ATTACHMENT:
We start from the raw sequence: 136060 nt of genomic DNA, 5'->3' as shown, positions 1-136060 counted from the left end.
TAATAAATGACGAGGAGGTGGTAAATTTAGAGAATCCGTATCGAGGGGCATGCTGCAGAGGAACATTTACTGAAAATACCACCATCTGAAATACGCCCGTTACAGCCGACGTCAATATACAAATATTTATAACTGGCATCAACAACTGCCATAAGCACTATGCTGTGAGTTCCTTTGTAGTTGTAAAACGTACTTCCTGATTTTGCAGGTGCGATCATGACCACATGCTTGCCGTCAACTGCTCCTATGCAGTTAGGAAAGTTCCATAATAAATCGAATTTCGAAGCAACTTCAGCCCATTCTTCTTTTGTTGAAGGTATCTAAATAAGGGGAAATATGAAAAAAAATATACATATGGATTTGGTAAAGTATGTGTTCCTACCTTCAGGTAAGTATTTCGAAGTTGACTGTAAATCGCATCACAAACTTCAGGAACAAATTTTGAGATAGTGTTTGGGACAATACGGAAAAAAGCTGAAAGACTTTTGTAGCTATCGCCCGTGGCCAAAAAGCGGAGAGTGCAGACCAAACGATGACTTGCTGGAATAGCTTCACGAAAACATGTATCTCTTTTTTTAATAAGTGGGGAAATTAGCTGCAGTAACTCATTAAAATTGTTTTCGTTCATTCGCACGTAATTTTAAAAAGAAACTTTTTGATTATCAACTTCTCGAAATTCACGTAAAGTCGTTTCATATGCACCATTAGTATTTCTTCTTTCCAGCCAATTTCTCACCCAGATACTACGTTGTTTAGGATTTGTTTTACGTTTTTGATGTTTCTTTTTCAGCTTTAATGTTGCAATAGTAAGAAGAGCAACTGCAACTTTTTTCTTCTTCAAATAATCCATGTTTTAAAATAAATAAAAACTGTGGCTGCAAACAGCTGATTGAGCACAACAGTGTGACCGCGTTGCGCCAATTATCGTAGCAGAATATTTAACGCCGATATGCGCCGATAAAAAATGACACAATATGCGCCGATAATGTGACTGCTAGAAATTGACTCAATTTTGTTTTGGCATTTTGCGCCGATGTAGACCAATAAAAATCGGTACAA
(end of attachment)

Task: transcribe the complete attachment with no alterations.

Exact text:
We start from the raw sequence: 136060 nt of genomic DNA, 5'->3' as shown, positions 1-136060 counted from the left end.
TAATAAATGACGAGGAGGTGGTAAATTTAGAGAATCCGTATCGAGGGGCATGCTGCAGAGGAACATTTACTGAAAATACCACCATCTGAAATACGCCCGTTACAGCCGACGTCAATATACAAATATTTATAACTGGCATCAACAACTGCCATAAGCACTATGCTGTGAGTTCCTTTGTAGTTGTAAAACGTACTTCCTGATTTTGCAGGTGCGATCATGACCACATGCTTGCCGTCAACTGCTCCTATGCAGTTAGGAAAGTTCCATAATAAATCGAATTTCGAAGCAACTTCAGCCCATTCTTCTTTTGTTGAAGGTATCTAAATAAGGGGAAATATGAAAAAAAATATACATATGGATTTGGTAAAGTATGTGTTCCTACCTTCAGGTAAGTATTTCGAAGTTGACTGTAAATCGCATCACAAACTTCAGGAACAAATTTTGAGATAGTGTTTGGGACAATACGGAAAAAAGCTGAAAGACTTTTGTAGCTATCGCCCGTGGCCAAAAAGCGGAGAGTGCAGACCAAACGATGACTTGCTGGAATAGCTTCACGAAAACATGTATCTCTTTTTTTAATAAGTGGGGAAATTAGCTGCAGTAACTCATTAAAATTGTTTTCGTTCATTCGCACGTAATTTTAAAAAGAAACTTTTTGATTATCAACTTCTCGAAATTCACGTAAAGTCGTTTCATATGCACCATTAGTATTTCTTCTTTCCAGCCAATTTCTCACCCAGATACTACGTTGTTTAGGATTTGTTTTACGTTTTTGATGTTTCTTTTTCAGCTTTAATGTTGCAATAGTAAGAAGAGCAACTGCAACTTTTTTCTTCTTCAAATAATCCATGTTTTAAAATAAATAAAAACTGTGGCTGCAAACAGCTGATTGAGCACAACAGTGTGACCGCGTTGCGCCAATTATCGTAGCAGAATATTTAACGCCGATATGCGCCGATAAAAAATGACACAATATGCGCCGATAATGTGACTGCTAGAAATTGACTCAATTTTGTTTTGGCATTTTGCGCCGATGTAGACCAATAAAAATCGGTACAA